Saturday, 24 August 2013

300 Meter-long Commuter Train on the Joban Line

EMU JR East E231 series arrives at Kashiwa Station on the Joban Line
Tokyo has been expanding since the 17th century as a main city of Japan. Currently, the population of the Tokyo metropolitan area is about 30 million, 10 million of whom use railways to go to their offices or schools everyday. 10 million is an astronomical number, isn't it?

Railway companies can't keep their arms crossed. Most of the major companies have been reinforcing their transportation capacities over the decades. For example, construction of double-double track is an effective solution; however, it is quite expensive. More frequent train operation is another means to increase transportation capacity. But, there is a technical limit, even if the railway signal system is improved.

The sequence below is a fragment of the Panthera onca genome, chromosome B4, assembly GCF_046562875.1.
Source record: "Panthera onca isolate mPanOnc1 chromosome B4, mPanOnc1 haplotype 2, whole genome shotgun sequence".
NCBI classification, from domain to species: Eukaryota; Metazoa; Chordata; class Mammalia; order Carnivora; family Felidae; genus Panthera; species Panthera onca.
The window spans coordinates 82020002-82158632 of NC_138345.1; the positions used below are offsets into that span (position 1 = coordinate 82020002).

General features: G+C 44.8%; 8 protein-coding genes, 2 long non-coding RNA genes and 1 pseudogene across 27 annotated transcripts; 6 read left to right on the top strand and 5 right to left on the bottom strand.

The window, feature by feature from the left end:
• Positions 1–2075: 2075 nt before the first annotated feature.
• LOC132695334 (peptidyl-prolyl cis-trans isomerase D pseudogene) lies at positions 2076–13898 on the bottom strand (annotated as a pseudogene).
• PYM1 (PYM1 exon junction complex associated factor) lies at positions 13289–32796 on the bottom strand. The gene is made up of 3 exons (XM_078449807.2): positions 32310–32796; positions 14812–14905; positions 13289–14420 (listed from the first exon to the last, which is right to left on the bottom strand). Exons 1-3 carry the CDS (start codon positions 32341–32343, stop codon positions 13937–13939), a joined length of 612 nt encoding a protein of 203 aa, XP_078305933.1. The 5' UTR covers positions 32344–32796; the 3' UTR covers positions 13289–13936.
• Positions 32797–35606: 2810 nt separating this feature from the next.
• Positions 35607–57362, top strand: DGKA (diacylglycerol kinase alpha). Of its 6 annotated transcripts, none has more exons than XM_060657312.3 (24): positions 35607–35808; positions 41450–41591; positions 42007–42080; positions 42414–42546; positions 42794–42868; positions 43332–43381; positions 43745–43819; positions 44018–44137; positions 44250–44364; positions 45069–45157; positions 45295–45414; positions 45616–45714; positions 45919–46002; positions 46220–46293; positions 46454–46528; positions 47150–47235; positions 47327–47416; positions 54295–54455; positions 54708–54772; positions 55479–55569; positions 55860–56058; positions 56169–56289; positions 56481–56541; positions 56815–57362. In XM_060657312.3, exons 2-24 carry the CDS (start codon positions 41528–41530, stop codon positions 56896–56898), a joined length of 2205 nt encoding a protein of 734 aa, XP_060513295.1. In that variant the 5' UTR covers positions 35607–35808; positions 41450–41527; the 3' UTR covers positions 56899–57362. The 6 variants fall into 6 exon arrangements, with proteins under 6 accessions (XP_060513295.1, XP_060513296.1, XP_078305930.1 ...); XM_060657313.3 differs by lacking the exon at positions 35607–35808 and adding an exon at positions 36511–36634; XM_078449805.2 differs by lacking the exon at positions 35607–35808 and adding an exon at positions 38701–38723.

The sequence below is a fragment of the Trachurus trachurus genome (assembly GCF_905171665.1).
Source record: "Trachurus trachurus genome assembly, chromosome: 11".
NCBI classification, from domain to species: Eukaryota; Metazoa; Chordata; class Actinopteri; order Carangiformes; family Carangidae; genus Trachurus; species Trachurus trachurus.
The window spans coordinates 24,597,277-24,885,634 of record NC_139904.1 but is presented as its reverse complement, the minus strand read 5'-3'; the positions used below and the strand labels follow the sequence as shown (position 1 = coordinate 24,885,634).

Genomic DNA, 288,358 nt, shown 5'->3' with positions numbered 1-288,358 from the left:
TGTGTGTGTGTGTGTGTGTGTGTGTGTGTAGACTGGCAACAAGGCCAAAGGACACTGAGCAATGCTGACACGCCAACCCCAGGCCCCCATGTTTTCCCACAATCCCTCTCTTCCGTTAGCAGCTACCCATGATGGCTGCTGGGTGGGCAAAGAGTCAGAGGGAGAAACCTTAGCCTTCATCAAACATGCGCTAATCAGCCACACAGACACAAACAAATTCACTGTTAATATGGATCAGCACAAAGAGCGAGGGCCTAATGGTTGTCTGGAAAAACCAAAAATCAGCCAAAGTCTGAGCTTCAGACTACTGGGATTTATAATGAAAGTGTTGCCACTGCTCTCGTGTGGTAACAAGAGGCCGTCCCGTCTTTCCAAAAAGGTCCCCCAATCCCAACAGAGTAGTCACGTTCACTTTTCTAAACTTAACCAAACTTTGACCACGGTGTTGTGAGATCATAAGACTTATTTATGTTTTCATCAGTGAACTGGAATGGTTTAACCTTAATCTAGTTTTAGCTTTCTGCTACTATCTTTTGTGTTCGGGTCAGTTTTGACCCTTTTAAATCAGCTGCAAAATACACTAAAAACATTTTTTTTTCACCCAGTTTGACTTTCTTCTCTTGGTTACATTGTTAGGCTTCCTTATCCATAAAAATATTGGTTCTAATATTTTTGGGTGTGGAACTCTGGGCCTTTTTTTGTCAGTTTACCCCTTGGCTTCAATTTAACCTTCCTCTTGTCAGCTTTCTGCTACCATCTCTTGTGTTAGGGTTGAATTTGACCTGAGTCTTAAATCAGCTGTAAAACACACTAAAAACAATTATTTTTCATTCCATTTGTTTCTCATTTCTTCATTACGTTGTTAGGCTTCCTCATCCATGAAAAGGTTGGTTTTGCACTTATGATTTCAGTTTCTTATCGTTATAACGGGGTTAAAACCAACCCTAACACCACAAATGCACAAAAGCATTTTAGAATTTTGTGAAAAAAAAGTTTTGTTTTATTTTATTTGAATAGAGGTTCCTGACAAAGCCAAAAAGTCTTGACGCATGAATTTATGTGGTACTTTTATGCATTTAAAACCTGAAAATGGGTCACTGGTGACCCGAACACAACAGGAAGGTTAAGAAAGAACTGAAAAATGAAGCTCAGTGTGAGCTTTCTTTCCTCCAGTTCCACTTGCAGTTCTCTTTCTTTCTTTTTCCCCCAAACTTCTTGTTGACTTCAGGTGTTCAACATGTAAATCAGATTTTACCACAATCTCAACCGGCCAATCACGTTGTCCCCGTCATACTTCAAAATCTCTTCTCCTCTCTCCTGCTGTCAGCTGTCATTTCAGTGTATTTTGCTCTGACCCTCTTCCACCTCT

The realistic method is to make longer trains. Currently, the longest passenger train in Japan is the super-express train on the Tokaido and Sanyo Shinakansens. It consists of 16 units of 25 meter-long cars, so that it attains a total length up to 400 meters. Apart from the Shinkansen bullet train, the other long one is the 300 meter-long JR East train operated on several commuter lines.

Look at the photo. It is an example of a 300 meter-long train, the EMU E231 series, on the Joban Line. It is composed of 15 units of 20 meter-long cars. In the rush hour, this snaky long train is operated every 3 minutes on average, but it is still packed.

The Joban Line... what a busy line it is!

EMU JR East E231 series stands at Kashiwa Station on the Joban Line
More information about the EMU JR East E231 series (in Japanese):